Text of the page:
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Does Mauricio Pochettino REALLY need to win a trophy to be regarded as a great manager?

Spurs manager Mauricio Pochettino is undoubtedly a brilliant manager, but he's yet to win a trophy as manager of the North London club. But does that really matter?

There’s a reason why the word Spursy is in the urban dictionary.

The noble art of bottling it, falling at the last hurdle and making a hash of things has, perhaps unfairly, become synonymous with the North London club down the years.

These days, however, it’s not the club in general that is coming under scrutiny for not winning trophies – it’s the gaffer, Mauricio Pochettino.

Debate has raged in the past couple of years about whether or not the Argentine can be consider a top manager if he continues to not win any silverware.

But is it really fair to judge him in such a way? Well, there’s only one way to find out – wade into the debate ourselves.

So without further ado, Dream Team‘s Andrew Butler is going head-to-head with Spurs expert Sean Cook (@TalkingTHFC) to argue the toss.

Andrew Butler: Hi Sean, thanks for doing this. I felt a great urge to call you by your Twitter handle for a second.

Sean Cook: Hi mate – yeah, it’s hard to know where @TalkingTHFC stops and Sean starts sometimes.

Butler: Yeah, great small talk. Anyway, Pochettino needs to win a trophy to be considered a top manager, right?

Cook: Wrong. There’s a clear mentality shift from the Spursy days of the past and it’s quite staggering just how far he’s brought us in such a short space of time.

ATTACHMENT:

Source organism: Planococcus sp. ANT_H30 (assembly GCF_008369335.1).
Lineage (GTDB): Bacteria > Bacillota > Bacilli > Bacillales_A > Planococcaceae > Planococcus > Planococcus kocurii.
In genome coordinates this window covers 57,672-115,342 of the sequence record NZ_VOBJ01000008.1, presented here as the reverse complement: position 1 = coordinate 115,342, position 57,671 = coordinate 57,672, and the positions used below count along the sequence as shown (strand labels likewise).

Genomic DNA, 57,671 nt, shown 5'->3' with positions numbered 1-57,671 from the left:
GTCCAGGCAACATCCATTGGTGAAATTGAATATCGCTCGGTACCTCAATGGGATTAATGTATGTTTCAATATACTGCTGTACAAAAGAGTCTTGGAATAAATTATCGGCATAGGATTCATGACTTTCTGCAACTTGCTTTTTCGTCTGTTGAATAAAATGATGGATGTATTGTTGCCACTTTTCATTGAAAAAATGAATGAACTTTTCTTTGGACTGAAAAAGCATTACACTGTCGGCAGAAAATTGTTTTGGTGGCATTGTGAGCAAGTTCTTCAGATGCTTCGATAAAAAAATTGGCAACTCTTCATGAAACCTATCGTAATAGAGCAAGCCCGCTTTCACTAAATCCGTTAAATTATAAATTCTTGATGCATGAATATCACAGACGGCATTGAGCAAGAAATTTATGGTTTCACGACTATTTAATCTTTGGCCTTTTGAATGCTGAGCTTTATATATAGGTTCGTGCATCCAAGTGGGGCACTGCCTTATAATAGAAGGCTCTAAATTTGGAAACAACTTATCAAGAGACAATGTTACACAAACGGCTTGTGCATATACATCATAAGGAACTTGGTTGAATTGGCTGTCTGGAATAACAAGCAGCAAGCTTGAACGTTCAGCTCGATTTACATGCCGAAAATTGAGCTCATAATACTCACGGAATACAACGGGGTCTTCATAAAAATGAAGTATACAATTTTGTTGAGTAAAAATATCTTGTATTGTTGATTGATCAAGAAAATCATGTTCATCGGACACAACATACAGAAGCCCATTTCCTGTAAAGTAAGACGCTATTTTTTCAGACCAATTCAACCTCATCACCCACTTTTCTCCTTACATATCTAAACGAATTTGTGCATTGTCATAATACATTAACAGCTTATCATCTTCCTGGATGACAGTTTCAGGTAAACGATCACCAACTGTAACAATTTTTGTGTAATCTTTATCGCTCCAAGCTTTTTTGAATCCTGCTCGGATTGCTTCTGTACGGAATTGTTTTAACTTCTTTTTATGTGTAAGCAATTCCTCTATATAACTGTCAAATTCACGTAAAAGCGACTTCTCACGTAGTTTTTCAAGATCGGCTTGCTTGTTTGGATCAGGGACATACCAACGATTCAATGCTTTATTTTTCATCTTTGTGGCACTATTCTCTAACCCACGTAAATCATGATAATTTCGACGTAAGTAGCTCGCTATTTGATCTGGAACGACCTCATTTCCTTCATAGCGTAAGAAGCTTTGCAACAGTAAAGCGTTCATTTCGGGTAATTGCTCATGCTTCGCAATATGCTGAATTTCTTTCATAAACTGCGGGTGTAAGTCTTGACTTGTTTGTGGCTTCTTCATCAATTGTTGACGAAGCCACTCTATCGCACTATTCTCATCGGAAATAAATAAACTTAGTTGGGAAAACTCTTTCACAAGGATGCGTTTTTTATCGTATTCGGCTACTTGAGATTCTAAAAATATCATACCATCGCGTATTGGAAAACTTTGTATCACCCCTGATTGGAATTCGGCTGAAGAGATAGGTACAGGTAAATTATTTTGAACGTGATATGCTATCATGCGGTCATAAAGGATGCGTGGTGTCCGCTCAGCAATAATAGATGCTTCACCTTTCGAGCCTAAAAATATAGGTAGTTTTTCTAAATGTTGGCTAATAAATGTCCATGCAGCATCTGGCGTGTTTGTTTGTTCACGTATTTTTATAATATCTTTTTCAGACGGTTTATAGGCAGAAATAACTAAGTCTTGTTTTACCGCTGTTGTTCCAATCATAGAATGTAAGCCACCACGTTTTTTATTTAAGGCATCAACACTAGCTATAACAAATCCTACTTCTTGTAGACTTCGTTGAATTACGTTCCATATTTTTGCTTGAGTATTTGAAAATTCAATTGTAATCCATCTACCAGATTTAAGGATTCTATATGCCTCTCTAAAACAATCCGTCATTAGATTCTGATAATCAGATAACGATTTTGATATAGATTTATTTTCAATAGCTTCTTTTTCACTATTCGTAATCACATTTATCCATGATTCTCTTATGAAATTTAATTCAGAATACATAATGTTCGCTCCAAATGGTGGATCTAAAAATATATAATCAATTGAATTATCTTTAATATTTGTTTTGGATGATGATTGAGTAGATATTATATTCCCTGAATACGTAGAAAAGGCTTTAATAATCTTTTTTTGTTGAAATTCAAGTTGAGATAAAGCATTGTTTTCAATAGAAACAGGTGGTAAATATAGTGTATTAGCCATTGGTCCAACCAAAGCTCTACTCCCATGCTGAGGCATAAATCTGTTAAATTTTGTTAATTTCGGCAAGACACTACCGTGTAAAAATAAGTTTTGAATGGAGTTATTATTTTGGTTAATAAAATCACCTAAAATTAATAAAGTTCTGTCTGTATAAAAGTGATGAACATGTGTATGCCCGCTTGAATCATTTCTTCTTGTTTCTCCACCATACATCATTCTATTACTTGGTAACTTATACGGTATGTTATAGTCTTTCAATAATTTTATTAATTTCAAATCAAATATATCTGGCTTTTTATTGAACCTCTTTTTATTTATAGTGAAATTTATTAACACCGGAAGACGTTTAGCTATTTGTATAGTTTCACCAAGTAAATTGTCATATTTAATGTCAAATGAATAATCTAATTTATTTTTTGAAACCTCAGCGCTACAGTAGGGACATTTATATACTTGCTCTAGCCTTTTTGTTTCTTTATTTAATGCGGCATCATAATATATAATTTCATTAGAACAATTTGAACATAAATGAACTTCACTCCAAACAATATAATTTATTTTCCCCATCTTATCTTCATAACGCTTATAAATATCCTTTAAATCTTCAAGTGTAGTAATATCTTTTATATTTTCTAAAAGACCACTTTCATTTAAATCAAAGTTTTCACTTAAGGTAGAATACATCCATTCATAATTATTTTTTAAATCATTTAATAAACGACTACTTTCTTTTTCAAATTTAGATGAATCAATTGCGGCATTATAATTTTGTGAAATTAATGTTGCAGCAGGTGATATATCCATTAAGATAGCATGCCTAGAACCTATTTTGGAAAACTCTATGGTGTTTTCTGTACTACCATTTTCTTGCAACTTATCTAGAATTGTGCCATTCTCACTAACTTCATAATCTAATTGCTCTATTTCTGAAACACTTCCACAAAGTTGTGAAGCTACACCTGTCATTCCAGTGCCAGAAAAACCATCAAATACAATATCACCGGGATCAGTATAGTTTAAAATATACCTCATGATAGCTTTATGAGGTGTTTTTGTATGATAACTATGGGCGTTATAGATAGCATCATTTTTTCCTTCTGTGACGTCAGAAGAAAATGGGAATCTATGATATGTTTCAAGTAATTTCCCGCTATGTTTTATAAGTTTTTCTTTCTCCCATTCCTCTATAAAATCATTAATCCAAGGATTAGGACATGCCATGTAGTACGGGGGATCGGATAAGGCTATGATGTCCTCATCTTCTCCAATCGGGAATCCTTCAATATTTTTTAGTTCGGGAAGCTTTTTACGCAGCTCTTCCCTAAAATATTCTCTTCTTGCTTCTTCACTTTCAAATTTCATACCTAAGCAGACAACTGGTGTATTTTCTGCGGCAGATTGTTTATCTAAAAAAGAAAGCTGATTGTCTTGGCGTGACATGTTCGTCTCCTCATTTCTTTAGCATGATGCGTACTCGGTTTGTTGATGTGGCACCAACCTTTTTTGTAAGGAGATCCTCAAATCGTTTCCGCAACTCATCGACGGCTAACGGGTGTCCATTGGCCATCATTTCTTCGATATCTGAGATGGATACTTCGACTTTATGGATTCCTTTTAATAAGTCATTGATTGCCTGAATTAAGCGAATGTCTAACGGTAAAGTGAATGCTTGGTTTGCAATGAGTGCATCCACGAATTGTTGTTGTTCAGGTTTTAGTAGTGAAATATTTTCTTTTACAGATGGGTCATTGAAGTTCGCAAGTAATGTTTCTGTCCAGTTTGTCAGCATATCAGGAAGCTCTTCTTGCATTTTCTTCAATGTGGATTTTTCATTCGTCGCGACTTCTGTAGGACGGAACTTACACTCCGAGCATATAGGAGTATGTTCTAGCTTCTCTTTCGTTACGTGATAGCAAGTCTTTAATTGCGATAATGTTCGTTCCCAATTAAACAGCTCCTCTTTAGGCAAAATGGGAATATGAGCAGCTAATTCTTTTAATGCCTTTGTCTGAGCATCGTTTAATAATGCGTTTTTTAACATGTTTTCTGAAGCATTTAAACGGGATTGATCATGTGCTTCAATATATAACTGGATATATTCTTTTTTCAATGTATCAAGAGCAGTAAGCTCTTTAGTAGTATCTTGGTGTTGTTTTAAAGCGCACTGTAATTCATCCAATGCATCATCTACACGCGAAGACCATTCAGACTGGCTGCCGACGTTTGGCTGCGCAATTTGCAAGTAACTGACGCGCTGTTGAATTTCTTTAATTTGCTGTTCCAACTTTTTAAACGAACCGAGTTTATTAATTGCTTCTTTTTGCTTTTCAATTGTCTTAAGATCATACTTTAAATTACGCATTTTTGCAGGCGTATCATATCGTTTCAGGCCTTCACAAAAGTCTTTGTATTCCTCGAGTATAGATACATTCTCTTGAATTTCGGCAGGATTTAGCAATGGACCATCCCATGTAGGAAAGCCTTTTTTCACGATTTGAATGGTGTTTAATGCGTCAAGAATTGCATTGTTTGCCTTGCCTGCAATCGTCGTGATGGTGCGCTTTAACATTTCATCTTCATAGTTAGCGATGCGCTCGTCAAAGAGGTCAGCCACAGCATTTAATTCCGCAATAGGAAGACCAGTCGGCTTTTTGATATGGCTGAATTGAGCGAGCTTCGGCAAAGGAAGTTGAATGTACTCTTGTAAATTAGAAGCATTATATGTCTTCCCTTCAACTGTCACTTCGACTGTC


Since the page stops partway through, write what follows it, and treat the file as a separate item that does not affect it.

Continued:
To think that four years ago that shambolic Tim Sherwood team would now be competing for titles and trophies is mindblowing.

What he’s done has far wider implications than simply how the team is playing.

It is easy to forget just how far Spurs have come. This man was actually manager once upon a time.

Getty Images - Getty
It is easy to forget just how far Spurs have come. This man was actually manager once upon a time.

Ryan Mason has spoken fondly of the gaffer since retiring, often saying that what he can offer to a player as a human being often does far more than anything he could teach them about football. If that doesn’t warm your heart, nothing will.

Butler: That’s the problem with you millenials, you’re just after heart-warming stuff. Why don’t you care about winning trophies?

Cook: You’re a millennial too.

Butler: Fair point. But you said the word yourself there though – Spurs are competing for trophies, not winning them.

It is impressive for Poch to have done with basically the team Tactics Tim put together, but as a football fan, will I remember ‘nice football’ in 20 years time, rather than trophy-winning teams?

Cook: You’ve got to remember it’s also harder to win these days. In an age where Man City’s defence budget is bigger than 16 countries, Spurs are massively punching above their weight.